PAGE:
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Complaints about a Nazi flag outside this Townshend home landed the matter before the Select Board recently, and it has since issued a statement against symbols of hate.

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TOWNSHEND — Following calls from the community to take a stand after a Nazi flag was spotted at a house on Route 30 near two local schools, the West River Education District will be issuing a statement against hate.

“We’ve seen a lot from other towns’ select boards, our Townshend Select Board just made a statement coming out of the most recent meeting,” School Board Chairman Al Claussen said Monday at the School Board meeting. “I think it would make the most sense for us to follow suit and do the same thing.”

The School Board received letters from the community requesting that the board make a statement against hate after a Nazi flag was spotted in a yard near Townshend Elementary School and Leland & Gray Union High School. The yard still has signs questioning the United States’ response to COVID-19 and other political matters.

Claussen said he would feel comfortable crafting a statement with fellow board members Mike Foley and Joe Winrich “to speak to this awful matter.”

The three board members, who live in Townshend, agreed to the plan.

When Claussen suggested the board could provide guidance, board member Ken McFadden of Newfane said he thinks the three board members tagged for the effort could handle it alone given that they have a sense of how the rest of the board feels on the subject.

“I would not reference the specific incident that occurred but make it more general, so that way, it covers all instances,” and avoids violating free speech or open politics, board member Dana West of Jamaica said.

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Board member Anne Connor of Jamaica said Townshend’s statement seems like a good model. It used the same language proposed by West Townshend resident Jenny Kessler and members of West River Valley Mutual Aid.

Claussen said he would be consulting Foley and Winrich via email, then sending the statement to the superintendent and others.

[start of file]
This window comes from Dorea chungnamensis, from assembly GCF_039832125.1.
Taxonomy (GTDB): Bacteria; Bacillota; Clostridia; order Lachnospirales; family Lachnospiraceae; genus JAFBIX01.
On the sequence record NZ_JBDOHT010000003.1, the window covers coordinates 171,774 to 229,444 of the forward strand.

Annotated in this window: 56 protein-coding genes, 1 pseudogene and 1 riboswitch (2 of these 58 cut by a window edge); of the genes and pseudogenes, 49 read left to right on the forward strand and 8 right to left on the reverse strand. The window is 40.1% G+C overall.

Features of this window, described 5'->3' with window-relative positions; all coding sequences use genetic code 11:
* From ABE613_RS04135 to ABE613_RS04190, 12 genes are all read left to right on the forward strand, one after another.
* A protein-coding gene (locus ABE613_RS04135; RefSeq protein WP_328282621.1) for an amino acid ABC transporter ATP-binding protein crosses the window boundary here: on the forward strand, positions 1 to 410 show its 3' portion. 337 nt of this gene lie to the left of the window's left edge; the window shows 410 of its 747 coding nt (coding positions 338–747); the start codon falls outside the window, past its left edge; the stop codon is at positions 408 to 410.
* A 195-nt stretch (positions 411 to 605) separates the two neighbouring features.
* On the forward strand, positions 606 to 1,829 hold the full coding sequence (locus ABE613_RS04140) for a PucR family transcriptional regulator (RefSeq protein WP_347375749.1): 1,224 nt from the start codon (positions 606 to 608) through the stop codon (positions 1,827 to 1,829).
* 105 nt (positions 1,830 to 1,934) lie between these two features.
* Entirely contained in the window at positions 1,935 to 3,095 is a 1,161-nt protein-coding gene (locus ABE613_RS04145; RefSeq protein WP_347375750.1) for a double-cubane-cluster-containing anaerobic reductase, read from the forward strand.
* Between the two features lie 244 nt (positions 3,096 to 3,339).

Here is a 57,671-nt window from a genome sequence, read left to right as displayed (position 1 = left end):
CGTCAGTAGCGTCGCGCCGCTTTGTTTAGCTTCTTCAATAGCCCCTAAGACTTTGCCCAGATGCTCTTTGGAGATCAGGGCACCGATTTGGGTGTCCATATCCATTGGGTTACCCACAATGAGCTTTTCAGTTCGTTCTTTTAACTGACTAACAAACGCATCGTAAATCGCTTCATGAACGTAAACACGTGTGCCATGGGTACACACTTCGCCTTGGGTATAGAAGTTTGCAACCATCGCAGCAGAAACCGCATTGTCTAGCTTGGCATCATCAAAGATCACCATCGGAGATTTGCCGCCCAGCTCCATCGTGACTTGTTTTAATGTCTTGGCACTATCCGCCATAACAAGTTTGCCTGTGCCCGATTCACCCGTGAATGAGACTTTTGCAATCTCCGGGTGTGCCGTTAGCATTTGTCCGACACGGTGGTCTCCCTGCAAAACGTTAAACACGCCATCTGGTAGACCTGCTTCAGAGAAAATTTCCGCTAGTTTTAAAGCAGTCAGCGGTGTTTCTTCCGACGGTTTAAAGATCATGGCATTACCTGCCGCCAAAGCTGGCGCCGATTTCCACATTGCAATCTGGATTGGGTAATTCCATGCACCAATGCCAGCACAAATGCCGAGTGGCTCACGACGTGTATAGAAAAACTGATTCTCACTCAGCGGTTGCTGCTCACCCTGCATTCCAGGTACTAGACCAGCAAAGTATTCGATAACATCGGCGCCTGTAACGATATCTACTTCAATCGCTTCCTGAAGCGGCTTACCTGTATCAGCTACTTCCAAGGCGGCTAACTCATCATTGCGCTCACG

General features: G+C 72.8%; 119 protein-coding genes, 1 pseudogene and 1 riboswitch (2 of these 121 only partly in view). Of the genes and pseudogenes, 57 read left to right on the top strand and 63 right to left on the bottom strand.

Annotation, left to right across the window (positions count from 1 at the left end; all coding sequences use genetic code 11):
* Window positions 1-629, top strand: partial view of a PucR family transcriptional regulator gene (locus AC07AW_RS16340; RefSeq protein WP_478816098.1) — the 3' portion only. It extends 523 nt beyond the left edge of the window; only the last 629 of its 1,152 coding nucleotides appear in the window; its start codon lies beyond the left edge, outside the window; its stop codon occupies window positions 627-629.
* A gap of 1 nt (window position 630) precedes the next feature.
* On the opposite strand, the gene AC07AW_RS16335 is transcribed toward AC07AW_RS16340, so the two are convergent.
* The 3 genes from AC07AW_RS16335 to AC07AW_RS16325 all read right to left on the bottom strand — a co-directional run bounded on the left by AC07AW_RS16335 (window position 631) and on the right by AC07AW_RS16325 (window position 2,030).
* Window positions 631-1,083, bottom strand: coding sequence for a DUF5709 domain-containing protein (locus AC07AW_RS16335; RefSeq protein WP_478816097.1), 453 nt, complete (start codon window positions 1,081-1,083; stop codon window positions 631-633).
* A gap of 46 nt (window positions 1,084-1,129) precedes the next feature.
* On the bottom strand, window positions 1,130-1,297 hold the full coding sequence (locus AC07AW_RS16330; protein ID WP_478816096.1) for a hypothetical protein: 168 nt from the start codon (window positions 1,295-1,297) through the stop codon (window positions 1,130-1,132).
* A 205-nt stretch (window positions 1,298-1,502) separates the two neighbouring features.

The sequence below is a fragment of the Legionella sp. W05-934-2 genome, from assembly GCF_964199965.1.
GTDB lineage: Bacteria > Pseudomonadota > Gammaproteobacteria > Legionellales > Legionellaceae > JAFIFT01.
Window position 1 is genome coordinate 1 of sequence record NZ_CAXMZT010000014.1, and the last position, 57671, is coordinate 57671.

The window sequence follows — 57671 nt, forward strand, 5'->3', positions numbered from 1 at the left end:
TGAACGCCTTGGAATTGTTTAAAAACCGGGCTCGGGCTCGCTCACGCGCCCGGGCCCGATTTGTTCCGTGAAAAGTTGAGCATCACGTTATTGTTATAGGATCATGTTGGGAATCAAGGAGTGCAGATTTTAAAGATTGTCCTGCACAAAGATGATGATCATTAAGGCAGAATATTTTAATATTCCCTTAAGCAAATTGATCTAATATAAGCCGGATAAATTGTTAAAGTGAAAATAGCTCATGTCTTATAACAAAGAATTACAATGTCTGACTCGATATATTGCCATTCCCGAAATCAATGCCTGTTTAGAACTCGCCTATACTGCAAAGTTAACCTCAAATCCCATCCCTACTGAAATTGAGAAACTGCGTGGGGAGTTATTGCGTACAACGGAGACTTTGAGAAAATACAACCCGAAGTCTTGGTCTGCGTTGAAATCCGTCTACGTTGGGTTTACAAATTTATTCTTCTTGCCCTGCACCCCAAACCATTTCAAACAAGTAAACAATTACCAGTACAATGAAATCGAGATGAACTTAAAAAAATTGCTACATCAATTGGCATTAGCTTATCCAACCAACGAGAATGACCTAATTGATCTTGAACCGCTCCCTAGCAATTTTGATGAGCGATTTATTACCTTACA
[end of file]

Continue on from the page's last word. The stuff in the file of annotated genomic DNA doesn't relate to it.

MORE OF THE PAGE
“I want to appreciate everyone who did write in a letter,” Claussen said. “It’s very, very important matter and I couldn’t agree more. We will do our best to address it.”

Juliette Carr, co-founder of West River Valley Mutual Aid, said the School Board’s leadership in setting the tone for the school community is “much appreciated.”

“We are glad that the school board, the town and the community has pulled together on this issue,” she said Tuesday. “We are also especially grateful to each neighbor who got involved in this request — signing your name, writing letters of support, speaking to your neighbors about why this matters, and joining the meetings — as well as the support of organizations including NAACP of Windham County, Brattleboro Area Jewish Community, Vermont Interfaith Action, Lost River Racial Justice, representatives from local anti-bias groups, clergy and school personnel. We are proud to be your neighbor.”

Superintendent Bill Anton said he’s “extremely supportive” of the School Board communicating a statement that says “hate does not have a place in our community.”

“As elected officials, I believe it is a powerful statement to their constituents, neighbors and students that they serve,” he said. “They are leading by example.”


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